She did not answer how the outbreak started. Federal data show a staff member tested positive for COVID-19 the week before residents started getting sick. She did not answer Friday whether the staff member had been vaccinated.
Kohls said nursing home officials would continue to educate staff about the COVID-19 vaccines, and expressed confidence that the facility would be able to comply with the federal requirement by Jan. 4.
Nursing homes that don’t comply with the rule could face fines, penalties or, in more serious cases, loss of Medicare and Medicaid funding. State inspectors will largely be responsible for inspecting the facilities and ensuring they comply with the vaccination requirement. Facilities that don’t meet the vaccine mandate will be given multiple chances to improve vaccination compliance, officials have said.
The federal rule allows exemptions for medical reasons and sincerely held religious beliefs.
Sauer, of LeadingAge Wisconsin, said that at this point, it is unclear how much time facilities will be given to come into compliance if they don't meet 100% vaccination by Jan. 4 or how stringent the penalties for noncompliance will be.
"I’m hoping that as we go through this, we're going to find that there is more time before the heavy hand of enforcement takes over and the line in the sand is drawn and we're going to have to terminate employees," he said.
Mandate doesn't apply to assisted living
Nursing home groups had called for the mandate to apply evenly across health care sectors.
"The fact that it does not apply to assisted living facilities ... in the state creates a tremendous hole in what the administration is attempting to accomplish," said Rick Abrams, president and CEO of the Wisconsin Health Care Association, which represents many nursing homes and assisted living facilities in the state.
He worries that nursing home workers who decline the vaccine could simply switch to jobs in assisted living, further exacerbating staffing shortages at nursing homes.
The federal government does not have much leverage over assisted living facilities, which - unlike nursing homes - do not heavily rely on Medicaid and Medicare funds, said R. Tamara Konetzka, a health sciences professor at the University of Chicago.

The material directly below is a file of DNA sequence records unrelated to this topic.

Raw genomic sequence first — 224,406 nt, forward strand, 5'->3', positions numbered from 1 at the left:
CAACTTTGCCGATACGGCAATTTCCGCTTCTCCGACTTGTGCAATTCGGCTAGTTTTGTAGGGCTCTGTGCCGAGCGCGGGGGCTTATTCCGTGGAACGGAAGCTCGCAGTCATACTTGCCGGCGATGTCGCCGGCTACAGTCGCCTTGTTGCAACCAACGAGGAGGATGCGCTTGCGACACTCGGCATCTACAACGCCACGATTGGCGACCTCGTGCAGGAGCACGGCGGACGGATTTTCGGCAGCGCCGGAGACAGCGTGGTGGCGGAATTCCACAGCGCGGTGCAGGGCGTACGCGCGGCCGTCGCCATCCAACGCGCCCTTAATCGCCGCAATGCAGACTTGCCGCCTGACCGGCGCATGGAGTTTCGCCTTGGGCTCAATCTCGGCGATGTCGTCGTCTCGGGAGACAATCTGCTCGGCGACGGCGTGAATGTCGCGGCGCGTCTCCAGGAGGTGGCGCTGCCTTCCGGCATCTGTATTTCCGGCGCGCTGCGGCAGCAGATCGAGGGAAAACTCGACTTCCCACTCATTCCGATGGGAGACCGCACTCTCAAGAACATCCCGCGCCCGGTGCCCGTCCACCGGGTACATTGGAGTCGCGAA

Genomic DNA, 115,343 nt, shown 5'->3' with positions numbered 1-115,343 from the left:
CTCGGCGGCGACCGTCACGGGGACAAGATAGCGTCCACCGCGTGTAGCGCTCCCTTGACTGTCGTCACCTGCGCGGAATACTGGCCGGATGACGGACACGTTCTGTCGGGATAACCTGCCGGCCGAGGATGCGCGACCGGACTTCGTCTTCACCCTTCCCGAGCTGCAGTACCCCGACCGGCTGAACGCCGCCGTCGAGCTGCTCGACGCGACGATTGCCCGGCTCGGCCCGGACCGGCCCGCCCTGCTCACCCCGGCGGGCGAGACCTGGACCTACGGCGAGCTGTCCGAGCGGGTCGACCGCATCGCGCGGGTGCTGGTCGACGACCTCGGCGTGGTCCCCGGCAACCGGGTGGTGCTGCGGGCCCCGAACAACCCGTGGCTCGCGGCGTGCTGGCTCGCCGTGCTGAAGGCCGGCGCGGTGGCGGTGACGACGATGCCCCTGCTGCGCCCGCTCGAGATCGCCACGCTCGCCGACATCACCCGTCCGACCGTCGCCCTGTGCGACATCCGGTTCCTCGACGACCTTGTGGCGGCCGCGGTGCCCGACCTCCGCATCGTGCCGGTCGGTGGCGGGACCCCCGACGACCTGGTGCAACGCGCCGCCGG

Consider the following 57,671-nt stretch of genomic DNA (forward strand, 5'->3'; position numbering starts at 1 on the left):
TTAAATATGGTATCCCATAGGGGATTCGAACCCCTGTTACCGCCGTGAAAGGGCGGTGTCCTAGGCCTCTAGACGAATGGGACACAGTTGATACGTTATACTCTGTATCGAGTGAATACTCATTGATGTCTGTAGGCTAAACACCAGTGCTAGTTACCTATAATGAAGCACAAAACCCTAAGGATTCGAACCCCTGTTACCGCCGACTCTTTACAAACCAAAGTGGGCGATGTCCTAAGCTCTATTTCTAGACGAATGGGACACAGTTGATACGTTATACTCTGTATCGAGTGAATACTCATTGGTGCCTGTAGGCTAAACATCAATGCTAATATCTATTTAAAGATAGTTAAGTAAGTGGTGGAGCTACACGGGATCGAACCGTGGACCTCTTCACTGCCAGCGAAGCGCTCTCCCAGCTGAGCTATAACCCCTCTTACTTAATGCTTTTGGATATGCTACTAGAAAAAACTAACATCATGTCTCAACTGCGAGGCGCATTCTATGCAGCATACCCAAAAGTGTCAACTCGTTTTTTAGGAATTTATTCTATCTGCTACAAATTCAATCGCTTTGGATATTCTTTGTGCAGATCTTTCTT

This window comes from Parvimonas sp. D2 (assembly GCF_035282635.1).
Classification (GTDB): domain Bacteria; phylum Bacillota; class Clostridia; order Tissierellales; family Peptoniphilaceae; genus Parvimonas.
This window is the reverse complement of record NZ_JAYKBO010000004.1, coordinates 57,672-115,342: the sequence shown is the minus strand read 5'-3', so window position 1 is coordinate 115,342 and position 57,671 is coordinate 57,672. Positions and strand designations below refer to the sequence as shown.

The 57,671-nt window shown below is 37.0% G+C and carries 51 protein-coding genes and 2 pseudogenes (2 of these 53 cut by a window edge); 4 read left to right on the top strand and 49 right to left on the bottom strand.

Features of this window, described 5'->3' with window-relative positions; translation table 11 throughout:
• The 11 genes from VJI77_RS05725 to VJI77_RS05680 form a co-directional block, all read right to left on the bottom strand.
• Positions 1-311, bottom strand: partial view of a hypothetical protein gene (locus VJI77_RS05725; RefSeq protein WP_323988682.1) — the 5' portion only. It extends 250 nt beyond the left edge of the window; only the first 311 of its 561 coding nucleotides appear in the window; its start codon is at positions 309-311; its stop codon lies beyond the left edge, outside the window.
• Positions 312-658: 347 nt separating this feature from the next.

"There's no scientific reason that these mandates should not include assisted living," she said, adding that nursing home and assisted living residents are at a similarly high risk of severe illness from COVID-19. "The difference is completely in what authority and leverage the federal government has."
It is unclear how many assisted living workers in Wisconsin have gotten the vaccine. Those facilities are regulated by the state and are not subject to the same reporting requirements that nursing homes are.
In emails to the Wisconsin Department of Health Services, spokespeople did not answer questions about vaccination rates at assisted living facilities in the state.
Some assisted living facilities could still be covered by another federal vaccine requirement for businesses with 100 or more employees. However, those workers have the option to undergo regular testing in lieu of getting the vaccine.
Even before that regulation was issued, some assisted living operators, including Brookdale Senior Living, chose to impose vaccine requirements on their own.
Some states, including Massachusetts and Washington, have chosen to require the vaccine of assisted living workers.
Sarah Volpenhein is a Report for America corps reporter who focuses on news of value to underserved communities for the Milwaukee Journal Sentinel. Email her at firstname.lastname@example.org. Please consider supporting journalism that informs our democracy with a tax-deductible gift to this reporting effort at JSOnline.com/RFA.
This article originally appeared on Milwaukee Journal Sentinel: Wisconsin nursing home workers must get COVID-19 vaccine by Jan. 4